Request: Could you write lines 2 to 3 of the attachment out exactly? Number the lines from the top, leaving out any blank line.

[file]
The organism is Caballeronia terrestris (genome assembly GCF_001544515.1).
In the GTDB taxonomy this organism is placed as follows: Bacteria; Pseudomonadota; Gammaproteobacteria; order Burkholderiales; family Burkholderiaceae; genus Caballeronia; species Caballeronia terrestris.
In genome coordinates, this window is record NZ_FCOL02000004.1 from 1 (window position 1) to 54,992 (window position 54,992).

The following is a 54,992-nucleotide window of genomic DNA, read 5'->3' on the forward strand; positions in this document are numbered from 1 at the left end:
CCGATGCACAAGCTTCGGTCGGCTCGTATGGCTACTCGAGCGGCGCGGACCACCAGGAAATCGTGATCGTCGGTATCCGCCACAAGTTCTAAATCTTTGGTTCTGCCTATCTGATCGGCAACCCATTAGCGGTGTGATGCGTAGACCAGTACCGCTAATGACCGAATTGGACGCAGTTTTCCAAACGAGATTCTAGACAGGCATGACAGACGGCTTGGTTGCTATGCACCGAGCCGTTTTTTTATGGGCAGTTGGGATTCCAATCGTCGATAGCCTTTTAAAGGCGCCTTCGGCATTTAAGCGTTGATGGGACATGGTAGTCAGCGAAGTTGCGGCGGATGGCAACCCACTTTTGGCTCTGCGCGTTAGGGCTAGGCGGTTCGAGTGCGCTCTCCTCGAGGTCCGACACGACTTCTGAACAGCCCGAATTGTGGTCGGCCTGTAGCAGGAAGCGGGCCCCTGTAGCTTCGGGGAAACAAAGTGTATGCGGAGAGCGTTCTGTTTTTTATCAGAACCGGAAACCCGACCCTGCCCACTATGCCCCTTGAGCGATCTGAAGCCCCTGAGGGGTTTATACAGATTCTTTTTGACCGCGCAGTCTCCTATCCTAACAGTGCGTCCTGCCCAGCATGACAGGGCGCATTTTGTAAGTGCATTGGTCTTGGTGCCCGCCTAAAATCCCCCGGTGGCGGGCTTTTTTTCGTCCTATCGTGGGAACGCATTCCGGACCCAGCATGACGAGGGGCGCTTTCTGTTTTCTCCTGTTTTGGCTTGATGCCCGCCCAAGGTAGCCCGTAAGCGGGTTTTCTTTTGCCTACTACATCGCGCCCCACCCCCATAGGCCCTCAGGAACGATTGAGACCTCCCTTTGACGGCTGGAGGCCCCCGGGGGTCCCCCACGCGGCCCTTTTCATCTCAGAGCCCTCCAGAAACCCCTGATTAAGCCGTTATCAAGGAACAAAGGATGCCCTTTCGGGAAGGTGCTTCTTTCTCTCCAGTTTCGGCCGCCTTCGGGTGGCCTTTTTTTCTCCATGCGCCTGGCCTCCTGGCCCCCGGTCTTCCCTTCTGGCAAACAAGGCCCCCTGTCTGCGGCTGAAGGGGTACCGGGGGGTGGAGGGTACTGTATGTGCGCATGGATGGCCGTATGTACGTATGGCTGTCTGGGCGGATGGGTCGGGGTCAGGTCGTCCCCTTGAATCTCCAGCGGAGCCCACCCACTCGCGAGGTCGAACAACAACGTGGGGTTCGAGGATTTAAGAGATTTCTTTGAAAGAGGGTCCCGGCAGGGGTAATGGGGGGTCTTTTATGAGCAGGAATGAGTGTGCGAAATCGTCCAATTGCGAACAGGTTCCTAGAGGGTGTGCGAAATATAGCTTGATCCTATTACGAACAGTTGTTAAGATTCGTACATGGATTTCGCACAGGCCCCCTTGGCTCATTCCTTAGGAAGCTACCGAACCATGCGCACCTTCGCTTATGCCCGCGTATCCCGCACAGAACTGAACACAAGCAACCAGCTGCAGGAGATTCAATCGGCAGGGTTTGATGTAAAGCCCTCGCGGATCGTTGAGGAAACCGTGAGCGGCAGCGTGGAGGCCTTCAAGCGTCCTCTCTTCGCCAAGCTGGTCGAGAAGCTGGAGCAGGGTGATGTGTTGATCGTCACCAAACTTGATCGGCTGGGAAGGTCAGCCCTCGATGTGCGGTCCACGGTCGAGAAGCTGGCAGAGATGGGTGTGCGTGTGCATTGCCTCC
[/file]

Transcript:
In the GTDB taxonomy this organism is placed as follows: Bacteria; Pseudomonadota; Gammaproteobacteria; order Burkholderiales; family Burkholderiaceae; genus Caballeronia; species Caballeronia terrestris.
In genome coordinates, this window is record NZ_FCOL02000004.1 from 1 (window position 1) to 54,992 (window position 54,992).